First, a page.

The major finding of this study was that the cardiovascular responses, except the MAP, were attenuated in the sinusoidal (PLC plus CLC) LBNP compared to the constant (CLC only) LBNP, although the average gauge pressure (CLC) during the LBNP period was set at −25 mmHg in all conditions. The mean Z0 values showed that the degree of the thoracic blood volume shift to LBNP was the largest in the constant LBNP condition, second largest in the 180-s period condition, and the smallest in the 30-s period condition (Figure 3). Z0 is inversely related to central blood volume . The order of the degree of the variation against each LBNP condition was the same in the decreases of the SV and CO (Figure 3) and in the rise of the TPR (Figure 3). As for the orthostatic regulation of blood pressure, the MAP results showed a large drop in the 30-s period condition (Figure 3), whereas the other cardiovascular indices showed relative small variation in that condition. These results confirmed the previous report  that the cardiovascular adjustability to sinusoidal LBNP was maintained at the period of slower than 50-s (that is, 0.02 Hz) oscillation. Levenhagen et al. (1994) revealed that cardiovascular adjustability to sinusoidal LBNP was maintained >50 s of the period of oscillation with an amplitude of 25 mmHg of LBNP. The amplitude of 25 mmHg of sinusoidal LBNP has a CLC of −25 mmHg. However, to our knowledge there is no previous study that compares sinusoidal LBNP with constant LBNP. The results of the present study revealed that the effect of the CLC of LBNP on cardiovascular adjustability was attenuated by the addition of PLC to LBNP.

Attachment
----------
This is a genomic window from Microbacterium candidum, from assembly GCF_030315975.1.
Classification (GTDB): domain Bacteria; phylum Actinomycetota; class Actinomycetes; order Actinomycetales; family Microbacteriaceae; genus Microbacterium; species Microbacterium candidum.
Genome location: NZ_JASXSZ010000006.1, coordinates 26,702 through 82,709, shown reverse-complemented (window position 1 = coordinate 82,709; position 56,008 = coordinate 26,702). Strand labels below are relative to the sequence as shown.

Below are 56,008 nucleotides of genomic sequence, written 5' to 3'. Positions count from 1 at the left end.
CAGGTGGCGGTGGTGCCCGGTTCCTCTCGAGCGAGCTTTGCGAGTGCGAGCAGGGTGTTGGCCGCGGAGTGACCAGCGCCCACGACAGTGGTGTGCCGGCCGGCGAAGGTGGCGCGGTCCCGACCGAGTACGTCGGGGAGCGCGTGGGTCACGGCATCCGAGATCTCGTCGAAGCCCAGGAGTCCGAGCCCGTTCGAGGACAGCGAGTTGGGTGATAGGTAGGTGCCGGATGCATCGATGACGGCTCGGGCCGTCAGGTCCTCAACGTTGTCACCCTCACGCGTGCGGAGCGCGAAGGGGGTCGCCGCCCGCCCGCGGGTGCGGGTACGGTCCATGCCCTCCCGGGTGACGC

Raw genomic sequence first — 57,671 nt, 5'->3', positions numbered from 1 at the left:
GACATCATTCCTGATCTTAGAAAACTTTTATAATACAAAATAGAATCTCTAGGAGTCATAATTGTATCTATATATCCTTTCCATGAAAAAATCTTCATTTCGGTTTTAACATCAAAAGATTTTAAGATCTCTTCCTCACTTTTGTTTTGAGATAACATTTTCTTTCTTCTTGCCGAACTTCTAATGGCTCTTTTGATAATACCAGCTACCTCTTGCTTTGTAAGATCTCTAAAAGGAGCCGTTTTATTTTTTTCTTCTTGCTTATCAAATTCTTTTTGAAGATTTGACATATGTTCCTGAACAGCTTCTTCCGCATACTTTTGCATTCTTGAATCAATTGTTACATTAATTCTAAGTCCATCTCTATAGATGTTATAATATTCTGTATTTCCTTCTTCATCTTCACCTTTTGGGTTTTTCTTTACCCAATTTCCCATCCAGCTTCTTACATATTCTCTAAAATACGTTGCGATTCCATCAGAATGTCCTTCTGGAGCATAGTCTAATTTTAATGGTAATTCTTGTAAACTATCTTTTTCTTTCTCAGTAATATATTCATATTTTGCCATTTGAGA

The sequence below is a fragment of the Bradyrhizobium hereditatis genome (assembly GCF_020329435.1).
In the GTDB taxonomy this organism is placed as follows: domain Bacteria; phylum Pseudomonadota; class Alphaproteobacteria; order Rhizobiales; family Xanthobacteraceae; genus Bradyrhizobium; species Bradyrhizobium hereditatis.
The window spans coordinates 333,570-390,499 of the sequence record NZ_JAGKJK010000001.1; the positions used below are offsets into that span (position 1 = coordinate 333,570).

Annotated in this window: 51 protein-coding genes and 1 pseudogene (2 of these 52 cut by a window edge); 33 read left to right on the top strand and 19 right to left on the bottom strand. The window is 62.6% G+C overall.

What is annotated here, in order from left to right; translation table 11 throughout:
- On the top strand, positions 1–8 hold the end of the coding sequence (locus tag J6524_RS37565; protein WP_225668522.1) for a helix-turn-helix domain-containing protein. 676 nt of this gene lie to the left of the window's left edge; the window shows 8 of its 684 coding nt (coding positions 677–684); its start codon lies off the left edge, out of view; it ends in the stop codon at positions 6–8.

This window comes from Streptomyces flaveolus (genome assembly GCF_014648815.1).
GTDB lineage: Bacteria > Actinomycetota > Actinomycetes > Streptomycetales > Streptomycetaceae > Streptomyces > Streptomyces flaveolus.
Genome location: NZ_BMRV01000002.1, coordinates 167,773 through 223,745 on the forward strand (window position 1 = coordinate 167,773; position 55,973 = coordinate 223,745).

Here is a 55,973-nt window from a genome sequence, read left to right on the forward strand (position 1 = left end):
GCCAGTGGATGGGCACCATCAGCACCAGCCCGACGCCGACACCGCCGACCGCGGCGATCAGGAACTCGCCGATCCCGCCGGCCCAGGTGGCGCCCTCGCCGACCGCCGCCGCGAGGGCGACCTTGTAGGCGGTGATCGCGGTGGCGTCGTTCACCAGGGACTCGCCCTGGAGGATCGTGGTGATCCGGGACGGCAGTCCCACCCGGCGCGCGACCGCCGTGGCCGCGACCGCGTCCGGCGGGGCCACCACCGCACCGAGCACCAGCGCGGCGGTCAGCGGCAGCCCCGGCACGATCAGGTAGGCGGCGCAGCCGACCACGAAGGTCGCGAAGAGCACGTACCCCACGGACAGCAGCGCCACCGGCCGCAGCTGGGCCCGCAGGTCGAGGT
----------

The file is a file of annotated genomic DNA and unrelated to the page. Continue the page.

Considering that the spectral leakages from the main periodic component of oscillatory LBNP directly contaminate the other spectral components , the waveform of LBNP should be a sinusoidal pattern in cases of simultaneous measurements of HRV during oscillatory LBNP. In the present study’s HRV results, the response of lnHF and ln(LF/HF) to LBNP were attenuated in the sinusoidal LBNP compared to the constant LBNP. Since there was no significant effect on lnLF, the ln(LF/HF) results reflect a dominant effect of lnHF, which is an index of vagal activity . Therefore, we surmise that the attenuated cardiovascular adjustability by the addition of periodic oscillation of LBNP was caused by the suppression of the vagal responsiveness to LBNP.